It is noted that if the matter proceeds to an appeal, an oral hearing is required in an appeal under subsection 63(4) of the IRPA . In conclusion, it is noted that persons from visa exempt countries will have an easier time to return to Canada for their appeal hearing. They will be able to board an aircraft to come to Canada . IF they can prove that there is an appeal hearing pending, the immigration officer can permit them to enter Canada for that purpose. Therefore, some nationalities will have better appeal rights than others.

Andrew Z. Wlodyka obtained his law degree from the University of British Columbia . He was called to the Bar of British Columbia in 1978, Mr. Wlodyka is associate counsel with the Vancouver Law firm of Lowe & Company in the practice of Immigration Law. He was a member of the Immigration Appeal Board from 1986 to 1988. Mr. Wlodyka was Assistant Deputy Chair of the Immigration Appeal Division, Immigration and Refugee Board from 1989 to 1993. He is the Past Chair of the Immigration Section, Canadian Bar Association, B.C. Branch. He presently serves as Member at Large representing British Columbia in the National Immigration Section of the Canadian Bar Association. He has written articles and papers in the area of Immigration Law and his most recent publication "Appeals before the Immigration Appeal Division" was published by Carswell in 1996.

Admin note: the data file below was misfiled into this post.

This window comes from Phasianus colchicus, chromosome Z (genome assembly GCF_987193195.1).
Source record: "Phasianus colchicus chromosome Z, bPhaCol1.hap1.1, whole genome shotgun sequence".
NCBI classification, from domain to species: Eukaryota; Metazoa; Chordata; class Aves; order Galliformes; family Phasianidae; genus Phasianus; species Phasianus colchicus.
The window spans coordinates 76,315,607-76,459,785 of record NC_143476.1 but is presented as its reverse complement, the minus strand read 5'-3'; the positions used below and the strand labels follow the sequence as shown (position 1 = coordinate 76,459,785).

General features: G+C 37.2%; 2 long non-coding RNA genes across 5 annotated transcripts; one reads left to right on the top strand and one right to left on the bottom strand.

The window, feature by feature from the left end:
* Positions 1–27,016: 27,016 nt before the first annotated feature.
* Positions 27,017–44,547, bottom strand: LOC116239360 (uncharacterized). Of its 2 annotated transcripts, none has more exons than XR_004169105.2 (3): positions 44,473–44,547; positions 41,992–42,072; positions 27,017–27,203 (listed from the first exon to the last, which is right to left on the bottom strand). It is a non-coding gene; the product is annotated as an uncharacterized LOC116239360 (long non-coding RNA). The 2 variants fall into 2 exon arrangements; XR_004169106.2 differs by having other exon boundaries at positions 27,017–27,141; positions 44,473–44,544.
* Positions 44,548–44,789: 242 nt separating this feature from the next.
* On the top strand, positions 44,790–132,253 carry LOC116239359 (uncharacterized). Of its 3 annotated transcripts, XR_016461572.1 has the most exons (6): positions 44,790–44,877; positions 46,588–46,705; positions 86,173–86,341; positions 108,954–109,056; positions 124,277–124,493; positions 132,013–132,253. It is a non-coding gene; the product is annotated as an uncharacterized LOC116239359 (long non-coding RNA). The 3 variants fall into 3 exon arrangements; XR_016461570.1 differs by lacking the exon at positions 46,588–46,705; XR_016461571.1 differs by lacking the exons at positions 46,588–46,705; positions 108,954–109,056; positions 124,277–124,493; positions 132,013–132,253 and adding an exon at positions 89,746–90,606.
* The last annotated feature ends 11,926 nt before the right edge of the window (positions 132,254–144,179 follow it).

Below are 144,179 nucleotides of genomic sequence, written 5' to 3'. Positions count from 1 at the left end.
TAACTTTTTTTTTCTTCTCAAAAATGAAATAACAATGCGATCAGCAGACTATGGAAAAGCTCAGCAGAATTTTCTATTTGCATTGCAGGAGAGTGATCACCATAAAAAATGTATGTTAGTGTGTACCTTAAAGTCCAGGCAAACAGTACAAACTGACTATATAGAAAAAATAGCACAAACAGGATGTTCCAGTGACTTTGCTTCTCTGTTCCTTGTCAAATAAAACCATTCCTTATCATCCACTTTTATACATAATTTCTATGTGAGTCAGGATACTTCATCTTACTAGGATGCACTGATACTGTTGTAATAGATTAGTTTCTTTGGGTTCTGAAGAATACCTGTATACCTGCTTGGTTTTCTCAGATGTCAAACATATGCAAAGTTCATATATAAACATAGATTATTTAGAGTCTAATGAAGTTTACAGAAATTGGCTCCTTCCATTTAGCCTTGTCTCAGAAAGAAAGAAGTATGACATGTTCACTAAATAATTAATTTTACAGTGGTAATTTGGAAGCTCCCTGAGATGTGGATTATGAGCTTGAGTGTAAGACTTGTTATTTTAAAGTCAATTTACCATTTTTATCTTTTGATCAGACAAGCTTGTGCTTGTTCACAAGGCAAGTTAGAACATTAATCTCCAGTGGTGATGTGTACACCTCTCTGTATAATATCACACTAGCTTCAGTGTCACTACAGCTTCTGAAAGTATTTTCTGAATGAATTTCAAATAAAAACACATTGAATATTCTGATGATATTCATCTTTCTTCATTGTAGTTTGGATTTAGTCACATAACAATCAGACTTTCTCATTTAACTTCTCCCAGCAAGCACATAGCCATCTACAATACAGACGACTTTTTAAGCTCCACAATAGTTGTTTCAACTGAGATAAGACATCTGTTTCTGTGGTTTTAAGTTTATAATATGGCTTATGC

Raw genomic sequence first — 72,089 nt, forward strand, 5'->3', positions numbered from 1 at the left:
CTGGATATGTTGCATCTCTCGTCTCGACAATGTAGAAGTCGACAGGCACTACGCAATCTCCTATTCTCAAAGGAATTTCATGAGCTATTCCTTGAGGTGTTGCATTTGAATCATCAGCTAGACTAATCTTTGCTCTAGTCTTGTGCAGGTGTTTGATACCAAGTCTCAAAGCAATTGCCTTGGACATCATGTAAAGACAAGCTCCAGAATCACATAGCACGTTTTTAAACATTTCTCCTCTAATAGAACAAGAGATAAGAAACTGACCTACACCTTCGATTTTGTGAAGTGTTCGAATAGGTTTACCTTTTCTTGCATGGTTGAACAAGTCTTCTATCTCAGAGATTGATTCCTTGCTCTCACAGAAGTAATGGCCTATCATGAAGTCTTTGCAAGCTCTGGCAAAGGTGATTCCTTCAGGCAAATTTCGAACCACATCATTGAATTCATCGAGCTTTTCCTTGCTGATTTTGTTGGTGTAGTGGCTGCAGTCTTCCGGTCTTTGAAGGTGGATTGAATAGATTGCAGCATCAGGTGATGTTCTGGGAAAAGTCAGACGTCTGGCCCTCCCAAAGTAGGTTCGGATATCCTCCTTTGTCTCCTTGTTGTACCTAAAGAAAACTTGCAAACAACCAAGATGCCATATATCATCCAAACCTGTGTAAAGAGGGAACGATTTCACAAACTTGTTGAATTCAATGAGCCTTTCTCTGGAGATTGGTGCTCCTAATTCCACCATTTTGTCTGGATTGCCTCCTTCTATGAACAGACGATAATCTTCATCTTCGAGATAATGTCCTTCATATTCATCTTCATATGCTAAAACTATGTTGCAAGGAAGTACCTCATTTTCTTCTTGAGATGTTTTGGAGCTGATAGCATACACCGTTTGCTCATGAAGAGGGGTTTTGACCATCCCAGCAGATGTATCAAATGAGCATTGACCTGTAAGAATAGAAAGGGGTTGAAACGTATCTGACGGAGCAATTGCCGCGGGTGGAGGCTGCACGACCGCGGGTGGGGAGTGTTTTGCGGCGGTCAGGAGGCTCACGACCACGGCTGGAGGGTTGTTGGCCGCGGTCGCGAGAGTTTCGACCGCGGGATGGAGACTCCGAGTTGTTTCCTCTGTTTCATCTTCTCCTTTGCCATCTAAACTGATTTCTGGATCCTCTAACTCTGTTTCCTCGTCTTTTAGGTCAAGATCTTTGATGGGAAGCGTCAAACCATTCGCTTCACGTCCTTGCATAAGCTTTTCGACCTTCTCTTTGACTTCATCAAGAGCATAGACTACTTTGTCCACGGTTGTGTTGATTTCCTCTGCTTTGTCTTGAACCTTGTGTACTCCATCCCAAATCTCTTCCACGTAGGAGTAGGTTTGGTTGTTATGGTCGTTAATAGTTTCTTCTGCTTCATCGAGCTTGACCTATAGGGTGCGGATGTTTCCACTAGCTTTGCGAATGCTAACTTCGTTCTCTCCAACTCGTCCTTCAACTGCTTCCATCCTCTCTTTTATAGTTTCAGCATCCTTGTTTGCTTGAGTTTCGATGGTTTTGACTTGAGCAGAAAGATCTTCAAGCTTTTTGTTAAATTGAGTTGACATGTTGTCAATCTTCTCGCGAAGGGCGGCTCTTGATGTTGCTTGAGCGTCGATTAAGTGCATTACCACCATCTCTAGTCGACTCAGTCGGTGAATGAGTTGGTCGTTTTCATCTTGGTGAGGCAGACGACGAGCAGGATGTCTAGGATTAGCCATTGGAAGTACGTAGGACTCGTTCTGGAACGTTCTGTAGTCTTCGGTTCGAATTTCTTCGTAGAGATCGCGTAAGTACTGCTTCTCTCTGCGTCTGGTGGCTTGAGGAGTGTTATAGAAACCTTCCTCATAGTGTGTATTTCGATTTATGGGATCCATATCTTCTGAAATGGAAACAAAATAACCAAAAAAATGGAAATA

See Sections 28, 31 and 32 of the IRPA.

See subsection 59(1) of the proposed regulations published on December 15, 2001 to obtain the definition of “Canadian business”.

See subsection 31(3) of the IRPA.

Subsection 175(2) of the IRP Act.

Section 164 of the IRP Act.

Subsection 24(1) of the Immigration Act.

6 Paragraph 67(1)(a) or (b)

Subsection 67(1) of the IRP Act.

Paragraph 175(1)(a) of the IRP Act.